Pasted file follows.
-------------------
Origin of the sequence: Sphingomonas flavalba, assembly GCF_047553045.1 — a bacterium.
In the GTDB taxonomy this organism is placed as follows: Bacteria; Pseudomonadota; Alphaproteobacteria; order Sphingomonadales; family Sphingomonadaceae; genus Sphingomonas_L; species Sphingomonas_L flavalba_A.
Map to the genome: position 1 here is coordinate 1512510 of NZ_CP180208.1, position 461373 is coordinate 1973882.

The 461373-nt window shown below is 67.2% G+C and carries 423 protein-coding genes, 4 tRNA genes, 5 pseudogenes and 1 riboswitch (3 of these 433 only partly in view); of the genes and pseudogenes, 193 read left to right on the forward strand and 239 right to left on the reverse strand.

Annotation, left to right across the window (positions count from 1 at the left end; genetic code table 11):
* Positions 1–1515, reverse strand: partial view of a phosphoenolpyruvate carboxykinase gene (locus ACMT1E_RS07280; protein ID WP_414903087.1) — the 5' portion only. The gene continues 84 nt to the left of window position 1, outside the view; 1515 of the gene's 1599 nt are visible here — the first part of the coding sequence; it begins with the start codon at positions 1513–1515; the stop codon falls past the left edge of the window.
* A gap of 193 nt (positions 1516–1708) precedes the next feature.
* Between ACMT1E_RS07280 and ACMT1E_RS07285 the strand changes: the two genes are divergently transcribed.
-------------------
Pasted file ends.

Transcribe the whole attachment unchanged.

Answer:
Origin of the sequence: Sphingomonas flavalba, assembly GCF_047553045.1 — a bacterium.
In the GTDB taxonomy this organism is placed as follows: Bacteria; Pseudomonadota; Alphaproteobacteria; order Sphingomonadales; family Sphingomonadaceae; genus Sphingomonas_L; species Sphingomonas_L flavalba_A.
Map to the genome: position 1 here is coordinate 1512510 of NZ_CP180208.1, position 461373 is coordinate 1973882.

The 461373-nt window shown below is 67.2% G+C and carries 423 protein-coding genes, 4 tRNA genes, 5 pseudogenes and 1 riboswitch (3 of these 433 only partly in view); of the genes and pseudogenes, 193 read left to right on the forward strand and 239 right to left on the reverse strand.

Annotation, left to right across the window (positions count from 1 at the left end; genetic code table 11):
* Positions 1–1515, reverse strand: partial view of a phosphoenolpyruvate carboxykinase gene (locus ACMT1E_RS07280; protein ID WP_414903087.1) — the 5' portion only. The gene continues 84 nt to the left of window position 1, outside the view; 1515 of the gene's 1599 nt are visible here — the first part of the coding sequence; it begins with the start codon at positions 1513–1515; the stop codon falls past the left edge of the window.
* A gap of 193 nt (positions 1516–1708) precedes the next feature.
* Between ACMT1E_RS07280 and ACMT1E_RS07285 the strand changes: the two genes are divergently transcribed.